Q. Why do I need to provide photo identification?
A. We need to ensure that you are the landlord of the property so we will need to see a title deed or solicitor's confirmation that you own the property and a form of photo identification for each of the owners / landlords and a current (within 3 months) utility bill from your home address.
Q. Are tenants entitled to have my name and address?
A. Yes, we are legally obliged to provide the tenant with the landlord's details within 21 days of a formal written request.
Q. What references will be taken and will I see them?
A. It is important to have the applicant professionally referenced and Sewell & Gardner will use Homelet for this purpose. Homelet are the market-leaders for referencing in the lettings industry and they will provide a report on the applicant which includes a credit check, an employer reference and, where applicable, a previous landlord reference.
For your peace of mind, once the applicant has received an acceptable reference and you are happy to proceed with the tenancy, Sewell & Gardner will provide you with a Rent Guarantee Insurance policy for a minimum of 6 months.
Q. If my tenant references show adverse credit history, should I continue with the tenancy?
A. If your prospective tenant has been honest at the outset and notified this to the referencing company, with a credible explanation, and can offer a guarantor to act on their behalf, there should be no reason why you should not consider them as your tenant. However, the final decision is up to you and Sewell & Gardner can only give you the facts and allow you time to digest them.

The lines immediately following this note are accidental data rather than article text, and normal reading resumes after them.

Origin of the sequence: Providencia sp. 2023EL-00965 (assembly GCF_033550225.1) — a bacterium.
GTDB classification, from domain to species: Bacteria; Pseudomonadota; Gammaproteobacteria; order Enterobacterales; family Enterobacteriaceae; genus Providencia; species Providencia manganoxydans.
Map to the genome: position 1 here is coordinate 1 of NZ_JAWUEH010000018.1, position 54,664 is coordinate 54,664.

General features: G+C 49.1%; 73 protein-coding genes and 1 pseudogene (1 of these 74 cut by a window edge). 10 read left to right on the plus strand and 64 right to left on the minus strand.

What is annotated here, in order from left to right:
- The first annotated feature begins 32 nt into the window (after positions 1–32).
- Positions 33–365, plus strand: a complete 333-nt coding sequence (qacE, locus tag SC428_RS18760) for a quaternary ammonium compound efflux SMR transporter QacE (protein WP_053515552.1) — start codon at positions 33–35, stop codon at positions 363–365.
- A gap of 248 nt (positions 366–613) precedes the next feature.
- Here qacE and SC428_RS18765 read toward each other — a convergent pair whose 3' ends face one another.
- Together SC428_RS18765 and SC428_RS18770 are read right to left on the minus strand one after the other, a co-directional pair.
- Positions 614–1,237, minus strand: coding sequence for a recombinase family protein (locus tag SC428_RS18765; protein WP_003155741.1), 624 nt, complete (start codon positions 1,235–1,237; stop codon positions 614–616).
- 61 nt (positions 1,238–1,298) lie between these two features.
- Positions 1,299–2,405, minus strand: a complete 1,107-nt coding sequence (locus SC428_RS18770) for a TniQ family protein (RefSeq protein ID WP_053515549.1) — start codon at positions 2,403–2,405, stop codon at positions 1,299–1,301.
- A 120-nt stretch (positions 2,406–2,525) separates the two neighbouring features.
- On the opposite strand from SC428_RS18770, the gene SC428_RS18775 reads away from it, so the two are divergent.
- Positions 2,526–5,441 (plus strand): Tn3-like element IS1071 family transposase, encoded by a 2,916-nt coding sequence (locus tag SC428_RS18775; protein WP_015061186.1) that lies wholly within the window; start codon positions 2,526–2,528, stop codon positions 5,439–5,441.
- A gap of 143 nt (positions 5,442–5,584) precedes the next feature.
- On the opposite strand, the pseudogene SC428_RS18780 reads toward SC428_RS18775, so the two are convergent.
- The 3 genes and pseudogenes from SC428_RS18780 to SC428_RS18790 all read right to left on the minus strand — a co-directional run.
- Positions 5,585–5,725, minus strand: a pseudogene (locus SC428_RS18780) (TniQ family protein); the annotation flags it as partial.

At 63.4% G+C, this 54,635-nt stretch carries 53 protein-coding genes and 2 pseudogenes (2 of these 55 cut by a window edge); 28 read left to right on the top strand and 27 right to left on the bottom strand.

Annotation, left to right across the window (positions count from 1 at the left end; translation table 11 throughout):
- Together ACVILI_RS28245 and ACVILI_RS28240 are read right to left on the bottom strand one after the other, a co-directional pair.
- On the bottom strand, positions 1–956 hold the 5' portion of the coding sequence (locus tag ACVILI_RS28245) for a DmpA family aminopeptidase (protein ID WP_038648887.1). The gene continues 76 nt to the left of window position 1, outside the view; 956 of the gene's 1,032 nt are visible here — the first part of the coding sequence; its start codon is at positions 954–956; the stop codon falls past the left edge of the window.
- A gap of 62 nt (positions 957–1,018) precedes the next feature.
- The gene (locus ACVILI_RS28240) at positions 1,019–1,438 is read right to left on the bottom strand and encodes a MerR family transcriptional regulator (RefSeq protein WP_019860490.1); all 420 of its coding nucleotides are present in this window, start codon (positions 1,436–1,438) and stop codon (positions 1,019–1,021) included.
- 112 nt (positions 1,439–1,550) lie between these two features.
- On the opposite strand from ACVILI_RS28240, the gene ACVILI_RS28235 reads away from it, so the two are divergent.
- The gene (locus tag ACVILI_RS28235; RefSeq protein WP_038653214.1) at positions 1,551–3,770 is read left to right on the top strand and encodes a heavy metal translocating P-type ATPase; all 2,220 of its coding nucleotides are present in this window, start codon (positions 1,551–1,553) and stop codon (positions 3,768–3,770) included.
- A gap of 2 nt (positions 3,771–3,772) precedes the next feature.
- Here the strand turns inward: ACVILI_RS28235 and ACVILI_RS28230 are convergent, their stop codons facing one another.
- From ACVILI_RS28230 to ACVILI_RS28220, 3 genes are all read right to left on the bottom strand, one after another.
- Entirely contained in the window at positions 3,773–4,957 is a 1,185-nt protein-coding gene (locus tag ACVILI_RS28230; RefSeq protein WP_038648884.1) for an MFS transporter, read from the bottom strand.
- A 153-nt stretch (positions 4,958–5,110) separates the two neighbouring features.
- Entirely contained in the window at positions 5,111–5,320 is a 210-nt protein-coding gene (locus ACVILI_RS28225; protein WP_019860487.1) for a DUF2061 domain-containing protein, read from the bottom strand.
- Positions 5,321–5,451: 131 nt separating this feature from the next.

Q. How do I serve notice to end my tenancy?
A. Notice can be given at any time, however, it will not come into force until it is legally allowed to do so, and this is dependent upon the tenancy you have; whether it is an assured shorthold or a contractual tenancy; whether fixed term or a periodic tenancy or whether you have a break clause?
Q. How do I serve notice when the property is MANAGED by Sewell & Gardner?
A. Please ensure that you write to Sewell & Gardner stating the date you wish to regain possession of your property and ensure that you give at least 2 weeks' notice, on top of the legal notice you need to give to the tenant, as determined by the type of tenancy you have.
Q. How do I serve notice when the property is NOT MANAGED by Sewell & Gardner?
A. You need to write directly to your tenant and ensure you give enough notice in accordance with your tenancy agreement. Please send a copy of your notice letter to Sewell & Gardner, 103a High Street, Rickmansworth, Hertfordshire, WD3 1AN so that we can liaise with the tenant to organise the check out procedure and confirm your obligations at the end of the tenancy.